this time of year often brings media requests regarding trends in crime and punishment. answering such calls is important public criminology, but responding can be tricky. reporters often focus on year-to-year changes in rare events such as homicide, but the percent change in such cases can be very misleading. i see my role as providing some context for the local numbers, putting them in historical, national, and international perspective. reporters typically speak with both law enforcement officials and academics, so i try to offer some perspective. i usually focus on 5-, 10-, and 20-year trends and consider the magnitude as well as the direction of change.
by most measures, crime in minneapolis and st. paul rose from 2004 to 2005. this is cause for concern, in part because serious personal crimes such as aggravated assaults and robberies have increased sharply. that said, the base rate of crime in the twin cities is quite low relative to similar-sized cities and relative to local crime rates in the near and distant past. moreover, some of the bad news is a product of legal changes rather than behavioral changes. for example, a new state “strangulation” statute means that many domestic assault cases once considered misdemeanors are now counted among the aggravated assaults in the violent crime index (i learned this speaking with pete crum of the st. paul police department last week). despite the uptick, my take-home message for reporters who want my opinion this year is that national crime rates are at the lowest levels we’ve seen in forty years and that these are good times rather than bad ones.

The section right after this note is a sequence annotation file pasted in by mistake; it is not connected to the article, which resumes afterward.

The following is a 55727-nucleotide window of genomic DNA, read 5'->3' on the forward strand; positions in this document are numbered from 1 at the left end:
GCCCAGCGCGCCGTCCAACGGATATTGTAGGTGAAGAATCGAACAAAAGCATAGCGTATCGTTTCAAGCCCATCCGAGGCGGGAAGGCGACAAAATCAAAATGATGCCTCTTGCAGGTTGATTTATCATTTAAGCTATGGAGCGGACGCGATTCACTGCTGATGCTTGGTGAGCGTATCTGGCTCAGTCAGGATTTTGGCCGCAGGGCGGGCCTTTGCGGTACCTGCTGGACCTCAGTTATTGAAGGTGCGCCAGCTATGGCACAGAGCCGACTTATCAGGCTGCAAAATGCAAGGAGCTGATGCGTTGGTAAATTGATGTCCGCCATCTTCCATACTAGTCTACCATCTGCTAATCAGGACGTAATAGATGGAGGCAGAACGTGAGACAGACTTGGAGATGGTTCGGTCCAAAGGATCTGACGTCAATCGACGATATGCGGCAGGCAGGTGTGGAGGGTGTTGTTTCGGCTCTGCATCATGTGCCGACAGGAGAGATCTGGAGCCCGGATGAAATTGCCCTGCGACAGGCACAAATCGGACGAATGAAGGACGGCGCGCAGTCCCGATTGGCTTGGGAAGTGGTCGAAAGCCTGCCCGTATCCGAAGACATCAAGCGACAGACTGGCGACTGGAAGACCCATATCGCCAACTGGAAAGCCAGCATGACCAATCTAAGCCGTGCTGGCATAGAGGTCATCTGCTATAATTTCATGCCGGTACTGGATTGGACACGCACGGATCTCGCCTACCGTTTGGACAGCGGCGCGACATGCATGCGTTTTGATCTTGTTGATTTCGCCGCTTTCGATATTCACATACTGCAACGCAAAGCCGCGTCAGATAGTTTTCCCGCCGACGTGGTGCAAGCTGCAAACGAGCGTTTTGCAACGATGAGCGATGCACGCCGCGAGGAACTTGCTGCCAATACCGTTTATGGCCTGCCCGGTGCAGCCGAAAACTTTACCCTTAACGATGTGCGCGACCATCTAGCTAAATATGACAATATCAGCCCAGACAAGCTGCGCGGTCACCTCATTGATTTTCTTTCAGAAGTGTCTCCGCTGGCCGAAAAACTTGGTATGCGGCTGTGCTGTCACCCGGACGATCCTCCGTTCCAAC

here is my evidence for this assertion. rates of serious violent crime — murder, rape, robbery, aggravated assault — continue a long decline, at least through midyear 2005. the chart above shows the national picture for violence as measured by both victimization (red dashed lines – – -) and crimes reported to police (solid lines). i plotted these on separate y-axes so you can see the relative change in each measure. note that violent victimization has been dropping like a stone since the mid-nineties, as have police reports of these four serious offenses.
the next figure shows that property crimes of burglary, larceny/theft, and motor vehicle theft also show a decline, although here the rates have flattened since 2002. nevertheless, for both violent and property crimes, victimization levels are at or near record lows, at rates roughly half those of a decade earlier.
of course, none of this makes crime victims or their families feel any better about it, nor does it mean that we no longer need to lock our doors or that we can scale back investments in law enforcement (punishment is another matter). it just means that rates of serious crime are lower today than they were 5 years ago, 10 years ago, 20 years ago, and 30 years ago. good news, right?